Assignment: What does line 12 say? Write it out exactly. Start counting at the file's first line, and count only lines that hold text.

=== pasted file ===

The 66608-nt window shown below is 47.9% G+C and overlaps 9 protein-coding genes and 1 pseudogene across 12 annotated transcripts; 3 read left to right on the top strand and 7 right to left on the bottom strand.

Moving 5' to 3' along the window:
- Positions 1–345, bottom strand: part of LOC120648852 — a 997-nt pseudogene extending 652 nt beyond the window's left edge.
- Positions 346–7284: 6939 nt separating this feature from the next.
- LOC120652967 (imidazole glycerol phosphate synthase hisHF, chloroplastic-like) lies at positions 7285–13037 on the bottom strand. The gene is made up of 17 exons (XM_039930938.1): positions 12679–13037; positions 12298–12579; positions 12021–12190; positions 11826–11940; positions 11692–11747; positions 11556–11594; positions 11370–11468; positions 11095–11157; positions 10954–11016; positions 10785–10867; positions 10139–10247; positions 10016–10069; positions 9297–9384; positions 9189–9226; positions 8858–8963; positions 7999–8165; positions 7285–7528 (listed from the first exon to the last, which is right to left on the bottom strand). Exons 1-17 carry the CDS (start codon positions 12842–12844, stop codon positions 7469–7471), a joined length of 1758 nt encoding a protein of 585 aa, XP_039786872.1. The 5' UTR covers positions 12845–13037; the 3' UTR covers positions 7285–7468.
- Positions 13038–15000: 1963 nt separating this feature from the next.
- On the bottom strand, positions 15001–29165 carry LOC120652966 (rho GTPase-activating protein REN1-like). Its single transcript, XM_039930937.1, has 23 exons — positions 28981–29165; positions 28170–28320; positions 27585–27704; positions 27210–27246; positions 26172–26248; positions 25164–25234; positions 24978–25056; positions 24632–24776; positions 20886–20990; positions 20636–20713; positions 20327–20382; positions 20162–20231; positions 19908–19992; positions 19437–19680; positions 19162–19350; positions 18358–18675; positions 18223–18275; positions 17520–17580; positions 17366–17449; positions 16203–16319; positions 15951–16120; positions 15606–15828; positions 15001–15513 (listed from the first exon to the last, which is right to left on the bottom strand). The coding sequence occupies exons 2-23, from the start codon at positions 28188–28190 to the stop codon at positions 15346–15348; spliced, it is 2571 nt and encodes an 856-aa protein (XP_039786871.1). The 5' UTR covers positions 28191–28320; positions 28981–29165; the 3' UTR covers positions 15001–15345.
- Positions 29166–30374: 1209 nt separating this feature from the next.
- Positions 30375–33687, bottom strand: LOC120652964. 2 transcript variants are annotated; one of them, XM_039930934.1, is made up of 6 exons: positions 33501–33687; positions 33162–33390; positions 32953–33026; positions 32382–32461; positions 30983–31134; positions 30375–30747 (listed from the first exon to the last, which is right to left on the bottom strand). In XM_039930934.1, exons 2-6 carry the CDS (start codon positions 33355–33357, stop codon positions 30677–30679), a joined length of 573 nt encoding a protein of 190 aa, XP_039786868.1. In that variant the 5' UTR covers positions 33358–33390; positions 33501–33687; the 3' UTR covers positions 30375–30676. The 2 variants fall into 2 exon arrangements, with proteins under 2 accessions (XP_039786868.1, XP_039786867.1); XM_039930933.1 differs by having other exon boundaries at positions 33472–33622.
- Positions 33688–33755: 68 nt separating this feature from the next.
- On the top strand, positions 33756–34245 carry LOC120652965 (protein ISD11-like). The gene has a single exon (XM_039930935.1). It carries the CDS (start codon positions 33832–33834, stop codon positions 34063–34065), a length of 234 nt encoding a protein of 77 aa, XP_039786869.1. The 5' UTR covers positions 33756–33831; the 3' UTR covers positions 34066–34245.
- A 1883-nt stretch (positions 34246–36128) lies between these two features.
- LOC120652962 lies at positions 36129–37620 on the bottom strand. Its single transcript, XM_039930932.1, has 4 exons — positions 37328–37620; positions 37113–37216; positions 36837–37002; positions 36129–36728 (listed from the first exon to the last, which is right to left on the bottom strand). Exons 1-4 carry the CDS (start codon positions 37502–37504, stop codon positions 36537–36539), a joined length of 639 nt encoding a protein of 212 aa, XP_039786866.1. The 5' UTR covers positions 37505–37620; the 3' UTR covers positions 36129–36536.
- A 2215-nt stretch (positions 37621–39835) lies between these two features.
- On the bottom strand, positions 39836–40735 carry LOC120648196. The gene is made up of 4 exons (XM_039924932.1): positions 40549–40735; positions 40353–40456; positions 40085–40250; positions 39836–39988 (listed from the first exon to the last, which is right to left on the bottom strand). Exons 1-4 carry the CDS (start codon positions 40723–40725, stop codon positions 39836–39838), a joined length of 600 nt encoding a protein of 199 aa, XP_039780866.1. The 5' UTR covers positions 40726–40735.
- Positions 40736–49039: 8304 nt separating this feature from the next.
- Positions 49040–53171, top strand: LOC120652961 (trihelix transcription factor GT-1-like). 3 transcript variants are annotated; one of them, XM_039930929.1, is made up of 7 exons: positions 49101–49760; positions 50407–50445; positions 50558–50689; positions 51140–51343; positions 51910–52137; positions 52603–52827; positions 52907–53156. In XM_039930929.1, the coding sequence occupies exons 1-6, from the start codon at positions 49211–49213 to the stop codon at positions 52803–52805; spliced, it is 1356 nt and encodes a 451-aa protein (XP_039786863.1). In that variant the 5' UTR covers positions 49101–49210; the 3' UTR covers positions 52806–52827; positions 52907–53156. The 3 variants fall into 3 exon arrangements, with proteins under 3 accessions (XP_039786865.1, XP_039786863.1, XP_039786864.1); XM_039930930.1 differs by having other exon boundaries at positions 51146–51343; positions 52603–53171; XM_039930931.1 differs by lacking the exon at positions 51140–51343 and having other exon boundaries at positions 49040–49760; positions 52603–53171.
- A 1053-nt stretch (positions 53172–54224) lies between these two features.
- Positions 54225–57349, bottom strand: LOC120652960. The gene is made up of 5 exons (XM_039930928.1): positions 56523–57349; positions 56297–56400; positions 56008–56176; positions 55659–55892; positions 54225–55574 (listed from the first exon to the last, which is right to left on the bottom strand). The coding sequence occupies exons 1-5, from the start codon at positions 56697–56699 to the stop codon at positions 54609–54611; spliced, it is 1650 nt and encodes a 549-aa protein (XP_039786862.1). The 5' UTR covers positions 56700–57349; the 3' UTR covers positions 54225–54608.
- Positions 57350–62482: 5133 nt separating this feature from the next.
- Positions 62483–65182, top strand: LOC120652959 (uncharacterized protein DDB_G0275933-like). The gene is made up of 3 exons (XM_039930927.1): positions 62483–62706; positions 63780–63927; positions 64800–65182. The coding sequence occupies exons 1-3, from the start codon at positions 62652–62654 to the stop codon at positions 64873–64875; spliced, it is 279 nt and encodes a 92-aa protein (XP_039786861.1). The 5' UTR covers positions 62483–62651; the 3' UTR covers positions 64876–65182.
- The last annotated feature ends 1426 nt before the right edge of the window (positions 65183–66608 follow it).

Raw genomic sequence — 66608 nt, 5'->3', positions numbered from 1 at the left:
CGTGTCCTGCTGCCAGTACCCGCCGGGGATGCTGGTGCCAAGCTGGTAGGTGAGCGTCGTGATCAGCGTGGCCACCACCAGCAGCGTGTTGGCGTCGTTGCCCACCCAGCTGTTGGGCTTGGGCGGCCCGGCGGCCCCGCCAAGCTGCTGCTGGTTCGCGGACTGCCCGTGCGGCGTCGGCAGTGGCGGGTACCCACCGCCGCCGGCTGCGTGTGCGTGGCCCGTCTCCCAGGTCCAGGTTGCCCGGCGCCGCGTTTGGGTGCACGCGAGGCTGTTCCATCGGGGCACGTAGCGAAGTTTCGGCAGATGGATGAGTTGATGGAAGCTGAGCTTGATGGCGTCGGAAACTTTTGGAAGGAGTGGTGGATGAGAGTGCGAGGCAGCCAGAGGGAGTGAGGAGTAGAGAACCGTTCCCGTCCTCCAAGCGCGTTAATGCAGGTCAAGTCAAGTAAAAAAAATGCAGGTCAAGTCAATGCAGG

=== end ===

- A 1883-nt stretch (positions 34246–36128) lies between these two features.